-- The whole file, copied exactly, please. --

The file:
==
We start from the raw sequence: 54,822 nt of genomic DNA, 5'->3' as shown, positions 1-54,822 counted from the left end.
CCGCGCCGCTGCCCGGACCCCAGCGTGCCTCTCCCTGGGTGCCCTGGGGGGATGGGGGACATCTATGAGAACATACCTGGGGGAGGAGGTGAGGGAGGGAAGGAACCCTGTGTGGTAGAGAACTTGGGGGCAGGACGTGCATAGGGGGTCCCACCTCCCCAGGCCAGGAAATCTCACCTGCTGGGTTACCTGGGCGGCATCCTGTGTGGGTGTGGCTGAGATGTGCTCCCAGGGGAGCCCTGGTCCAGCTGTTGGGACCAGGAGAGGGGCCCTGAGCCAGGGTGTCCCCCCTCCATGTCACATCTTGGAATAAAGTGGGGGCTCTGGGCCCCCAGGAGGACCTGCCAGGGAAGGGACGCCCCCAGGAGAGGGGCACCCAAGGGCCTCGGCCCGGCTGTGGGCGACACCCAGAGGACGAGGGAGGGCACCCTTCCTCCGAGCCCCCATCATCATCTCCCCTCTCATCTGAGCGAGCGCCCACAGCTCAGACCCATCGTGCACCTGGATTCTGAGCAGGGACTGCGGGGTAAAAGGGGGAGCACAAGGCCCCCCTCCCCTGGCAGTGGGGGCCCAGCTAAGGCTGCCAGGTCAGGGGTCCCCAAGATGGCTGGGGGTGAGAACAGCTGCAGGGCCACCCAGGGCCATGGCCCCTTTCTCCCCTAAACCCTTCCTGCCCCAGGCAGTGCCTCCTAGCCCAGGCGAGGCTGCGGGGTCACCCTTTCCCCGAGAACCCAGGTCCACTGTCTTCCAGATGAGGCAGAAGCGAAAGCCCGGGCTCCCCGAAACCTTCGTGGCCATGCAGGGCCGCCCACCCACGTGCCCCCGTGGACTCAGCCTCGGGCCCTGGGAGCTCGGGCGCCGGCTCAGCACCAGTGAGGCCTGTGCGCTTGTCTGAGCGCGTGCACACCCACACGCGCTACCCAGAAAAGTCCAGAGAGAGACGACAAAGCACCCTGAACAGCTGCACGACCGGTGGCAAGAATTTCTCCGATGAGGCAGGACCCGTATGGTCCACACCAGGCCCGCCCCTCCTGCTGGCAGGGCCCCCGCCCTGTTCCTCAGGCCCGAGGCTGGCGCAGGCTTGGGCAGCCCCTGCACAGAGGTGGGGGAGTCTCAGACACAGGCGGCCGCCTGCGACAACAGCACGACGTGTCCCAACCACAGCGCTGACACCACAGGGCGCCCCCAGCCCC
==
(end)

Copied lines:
We start from the raw sequence: 54,822 nt of genomic DNA, 5'->3' as shown, positions 1-54,822 counted from the left end.
CCGCGCCGCTGCCCGGACCCCAGCGTGCCTCTCCCTGGGTGCCCTGGGGGGATGGGGGACATCTATGAGAACATACCTGGGGGAGGAGGTGAGGGAGGGAAGGAACCCTGTGTGGTAGAGAACTTGGGGGCAGGACGTGCATAGGGGGTCCCACCTCCCCAGGCCAGGAAATCTCACCTGCTGGGTTACCTGGGCGGCATCCTGTGTGGGTGTGGCTGAGATGTGCTCCCAGGGGAGCCCTGGTCCAGCTGTTGGGACCAGGAGAGGGGCCCTGAGCCAGGGTGTCCCCCCTCCATGTCACATCTTGGAATAAAGTGGGGGCTCTGGGCCCCCAGGAGGACCTGCCAGGGAAGGGACGCCCCCAGGAGAGGGGCACCCAAGGGCCTCGGCCCGGCTGTGGGCGACACCCAGAGGACGAGGGAGGGCACCCTTCCTCCGAGCCCCCATCATCATCTCCCCTCTCATCTGAGCGAGCGCCCACAGCTCAGACCCATCGTGCACCTGGATTCTGAGCAGGGACTGCGGGGTAAAAGGGGGAGCACAAGGCCCCCCTCCCCTGGCAGTGGGGGCCCAGCTAAGGCTGCCAGGTCAGGGGTCCCCAAGATGGCTGGGGGTGAGAACAGCTGCAGGGCCACCCAGGGCCATGGCCCCTTTCTCCCCTAAACCCTTCCTGCCCCAGGCAGTGCCTCCTAGCCCAGGCGAGGCTGCGGGGTCACCCTTTCCCCGAGAACCCAGGTCCACTGTCTTCCAGATGAGGCAGAAGCGAAAGCCCGGGCTCCCCGAAACCTTCGTGGCCATGCAGGGCCGCCCACCCACGTGCCCCCGTGGACTCAGCCTCGGGCCCTGGGAGCTCGGGCGCCGGCTCAGCACCAGTGAGGCCTGTGCGCTTGTCTGAGCGCGTGCACACCCACACGCGCTACCCAGAAAAGTCCAGAGAGAGACGACAAAGCACCCTGAACAGCTGCACGACCGGTGGCAAGAATTTCTCCGATGAGGCAGGACCCGTATGGTCCACACCAGGCCCGCCCCTCCTGCTGGCAGGGCCCCCGCCCTGTTCCTCAGGCCCGAGGCTGGCGCAGGCTTGGGCAGCCCCTGCACAGAGGTGGGGGAGTCTCAGACACAGGCGGCCGCCTGCGACAACAGCACGACGTGTCCCAACCACAGCGCTGACACCACAGGGCGCCCCCAGCCCC